SINGAPORE - The Home Team has kept Singapore one of the safest countries in the world throughout a challenging year, Home Affairs Minister K. Shanmugam said on Wednesday (Dec 30) as he paid tribute to officers.
In a note posted on Facebook, Mr Shanmugam said the Home Team kept Singapore secure through the many national events organised during its Golden Jubilee year, and aided international efforts during disasters.
These included the national mourning for founding Prime Minister Lee Kuan Yew, the SEA Games, the jubilee weekend celebrations, the general election, and the Nepal and Sabah earthquakes.
"Because of you, these events proceeded smoothly and Singaporeans were able to attend and participate in them safely," said Mr Shanmugam.
He added that the year has also been a busy one, with several new laws being introduced - including the Liquor Control (Supply & Consumption) Act, the Organised Crime Act and the Remote Gambling Act - that will give the authorities more teeth to fight crime.
New initiatives were also introduced to cope with an increasingly challenging operational environment, said Mr Shanmugam.
In January, the Immigration & Checkpoints Authority (ICA) launched the Integrated Checkpoints Command (ICC) bringing the country's border operations under a single unfied command.
The police also rolled out its Community Policing System at all 35 neighbourhood police centres this year.
Under the system there would be more police officers and volunteers on the ground, with CCTV cameras installed at more than 4,400 HDB blocks and carparks.
More community partnership initiatives were also launched, said Mr Shanmugam.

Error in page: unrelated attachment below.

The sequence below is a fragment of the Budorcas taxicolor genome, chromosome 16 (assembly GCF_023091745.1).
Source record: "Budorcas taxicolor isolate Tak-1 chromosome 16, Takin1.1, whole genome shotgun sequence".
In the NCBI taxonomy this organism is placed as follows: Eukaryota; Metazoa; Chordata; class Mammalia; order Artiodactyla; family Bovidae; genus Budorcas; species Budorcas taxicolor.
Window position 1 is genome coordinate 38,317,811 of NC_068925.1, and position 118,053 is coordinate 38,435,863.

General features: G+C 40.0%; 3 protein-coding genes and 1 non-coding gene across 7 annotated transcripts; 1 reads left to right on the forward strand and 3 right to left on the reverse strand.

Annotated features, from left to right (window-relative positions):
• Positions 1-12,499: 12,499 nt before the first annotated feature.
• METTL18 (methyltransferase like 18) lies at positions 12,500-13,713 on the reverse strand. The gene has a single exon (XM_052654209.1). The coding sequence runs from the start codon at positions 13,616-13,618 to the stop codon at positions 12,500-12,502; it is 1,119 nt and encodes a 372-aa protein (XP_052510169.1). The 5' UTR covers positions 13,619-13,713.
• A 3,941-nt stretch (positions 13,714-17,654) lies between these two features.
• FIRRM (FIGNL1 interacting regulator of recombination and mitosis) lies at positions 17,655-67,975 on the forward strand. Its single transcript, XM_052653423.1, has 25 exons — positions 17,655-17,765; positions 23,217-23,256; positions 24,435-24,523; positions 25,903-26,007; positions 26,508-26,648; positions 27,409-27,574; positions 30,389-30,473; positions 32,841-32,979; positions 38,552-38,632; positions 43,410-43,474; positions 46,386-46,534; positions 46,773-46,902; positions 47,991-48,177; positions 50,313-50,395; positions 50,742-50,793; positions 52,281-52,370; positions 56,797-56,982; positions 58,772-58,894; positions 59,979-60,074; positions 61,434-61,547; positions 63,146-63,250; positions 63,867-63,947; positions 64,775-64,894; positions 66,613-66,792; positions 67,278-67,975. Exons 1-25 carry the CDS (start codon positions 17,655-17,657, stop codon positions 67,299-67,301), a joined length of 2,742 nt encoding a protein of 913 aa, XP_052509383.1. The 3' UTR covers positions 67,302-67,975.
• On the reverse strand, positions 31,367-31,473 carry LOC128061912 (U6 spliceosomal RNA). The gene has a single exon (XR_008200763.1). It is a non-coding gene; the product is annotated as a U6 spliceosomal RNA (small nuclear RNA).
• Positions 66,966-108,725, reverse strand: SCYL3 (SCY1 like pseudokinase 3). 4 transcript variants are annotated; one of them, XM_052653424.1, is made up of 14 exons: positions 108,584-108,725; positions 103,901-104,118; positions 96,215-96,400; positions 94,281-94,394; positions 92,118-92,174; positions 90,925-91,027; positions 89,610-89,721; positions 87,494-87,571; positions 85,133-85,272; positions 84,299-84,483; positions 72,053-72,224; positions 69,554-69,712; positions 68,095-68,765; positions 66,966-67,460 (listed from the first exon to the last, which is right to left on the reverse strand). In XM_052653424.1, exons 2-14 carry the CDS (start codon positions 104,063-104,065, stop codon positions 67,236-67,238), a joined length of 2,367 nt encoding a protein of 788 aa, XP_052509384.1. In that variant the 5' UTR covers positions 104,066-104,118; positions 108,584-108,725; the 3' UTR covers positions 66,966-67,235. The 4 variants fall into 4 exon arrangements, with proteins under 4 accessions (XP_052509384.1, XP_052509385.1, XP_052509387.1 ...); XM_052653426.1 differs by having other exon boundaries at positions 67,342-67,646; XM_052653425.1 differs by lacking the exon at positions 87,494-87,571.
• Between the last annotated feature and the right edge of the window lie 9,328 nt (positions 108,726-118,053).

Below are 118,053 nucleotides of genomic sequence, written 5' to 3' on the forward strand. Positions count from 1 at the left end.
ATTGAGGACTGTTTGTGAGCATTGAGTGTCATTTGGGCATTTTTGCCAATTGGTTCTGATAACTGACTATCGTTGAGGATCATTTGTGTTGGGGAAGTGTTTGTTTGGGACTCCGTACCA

The SCDF implemented its Save-A-Life initiative and MyResponder mobile app - which sends alerts out to trained volunteers in the event of a distress call to a suspected heart attack.
The Police launched its Vehicles-on-Watch project - which saw police cameras installed in cars belonging to members of the public, and it also jointly started the Neighbourhood Active Responder (Near) Programme with the SCDF. The programme trains volunteers life-saving and other emergency skills so they can respond to emergencies before paramedics arrive.
"On the rehabilitation front, our Yellow Ribbon Project has inspired similar movements in other countries, such as the US, Australia and the Philippines," said Mr Shanmugam.
But he added that the Home Team would continue to face threats from terrorism, and international pressure against its hardline stance on drugs.
To that end, Mr Shanmugam said his ministry has secured a multi-year resourcing arrangement from the Ministry of Finance, which will ensure that the Home Team is adequately resourced for the next few years.
During the Budget debate this year, it was announced that the Ministry of Home Affairs' (MHA) expenditure was expected to increase by about 12 per cent to around $5 billion for the next financial year.
This was so challenges including terrorism, cybercrime and the needs of an ageing population could be met.
MHA also intended to add 2,000 officers to the Home Team over the next five years.
"This certainty of resources allows us to make long term strategic plans. The Home Team has started on a transformational journey to plan ahead and develop new ways of doing our work in order to better tackle our challenges," said Mr Shanmugam.